New good practice' guidance for stores selling children's clothing is being launched by the British Retail Consortium (BRC) today. The launch coincides with the release of the Government-commissioned Bailey review into the commercialisation and sexualisation of children.
Nine retailers belonging to the BRC developed the guidance Responsible Retailing: BRC Childrenswear Guidelines and have now signed up to it. The BRC is encouraging other retailers to join them.
The document spells out the principles these retailers follow when deciding what childrenswear to stock. Areas covered include garment styles, fabrics and marketing.
British Retail Consortium Director of Public Affairs, Jane Bevis, said: "These new guidelines provide extra reassurance for parents that these companies are just as concerned as they are about what their children wear. Ensuring the childrenswear they sell is appropriate for youngsters of particular ages is something our retailers have been doing for a long time, but out of the public eye.
"No responsible retailer wants to stock items which will upset their customers or that people don't want to buy. Attitudes and styles are changing all the time and our retailers want to continue their conversations with families about what they're looking for when they shop for their children.
"Responsible retailers assess all new products before they go into store, especially products for children. Buyers take into account the styling of clothes, the materials they're made from and how they are decorated. Children's clothing needs to withstand play and provide freedom and modesty as children run or climb. This guidance helps everyone understand the decision-making processes retailers go through."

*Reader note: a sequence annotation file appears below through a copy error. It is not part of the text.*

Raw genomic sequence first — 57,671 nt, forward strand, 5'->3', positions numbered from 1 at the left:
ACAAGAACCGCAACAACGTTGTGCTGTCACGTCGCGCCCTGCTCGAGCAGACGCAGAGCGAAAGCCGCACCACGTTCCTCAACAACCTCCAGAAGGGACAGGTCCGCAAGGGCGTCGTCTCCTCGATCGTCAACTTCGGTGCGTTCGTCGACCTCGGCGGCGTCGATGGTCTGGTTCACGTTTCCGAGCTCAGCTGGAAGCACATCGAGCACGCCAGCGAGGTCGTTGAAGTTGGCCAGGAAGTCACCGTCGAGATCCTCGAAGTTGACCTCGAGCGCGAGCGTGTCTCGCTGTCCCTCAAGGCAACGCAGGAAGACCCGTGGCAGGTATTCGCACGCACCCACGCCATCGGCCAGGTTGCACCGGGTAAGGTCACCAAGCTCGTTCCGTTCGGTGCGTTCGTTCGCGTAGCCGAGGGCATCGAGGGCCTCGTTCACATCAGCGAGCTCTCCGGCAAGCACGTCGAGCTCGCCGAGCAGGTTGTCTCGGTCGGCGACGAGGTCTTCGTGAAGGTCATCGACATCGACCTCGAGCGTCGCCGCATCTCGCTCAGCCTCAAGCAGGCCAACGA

Carrie Longton, Co-Founder of Mumsnet, said: "After growing concern from Mumsnetters we launched our 'Let Girls be Girls' campaign to ask retailers to commit not to sell products which play upon, emphasise or exploit children's sexuality. We're delighted that so many retailers joined our campaign and that we've seen some real change on the high street. And now it's great that the industry as a whole, through the British Retail Consortium, has recognised its responsibility and drafted its own guidelines to encourage more responsibility up and down the high street."
Chris Wermann, Director of Corporate Affairs at Home Retail Group (includes Argos) said: "As the largest toy retailer in the UK and new entrants into children clothing, Argos is not new to responsible retailing for primary school children. We fully support any initiative which drives poor practices out of the system."
Andrew Moore, George Managing Director, said: "Most of us are parents at George and as a parent myself, we feel passionately about helping to lead change in the industry. George at Asda was the first supermarket to sign up to the Mumsnet 'Let Girls Be Girls' campaign as we take our responsibility as the largest childrenswear retailer in the UK extremely seriously."
Jane Hotz, Buying Director of Peacocks: "Peacocks is delighted to be a part of this important retail initiative. We take our responsibilities very seriously in providing an appropriate and wearable children's range that everyone can afford. Our customers can be assured that as signatories to the BRC Childrenswear Guidelines we have adopted industry best practice."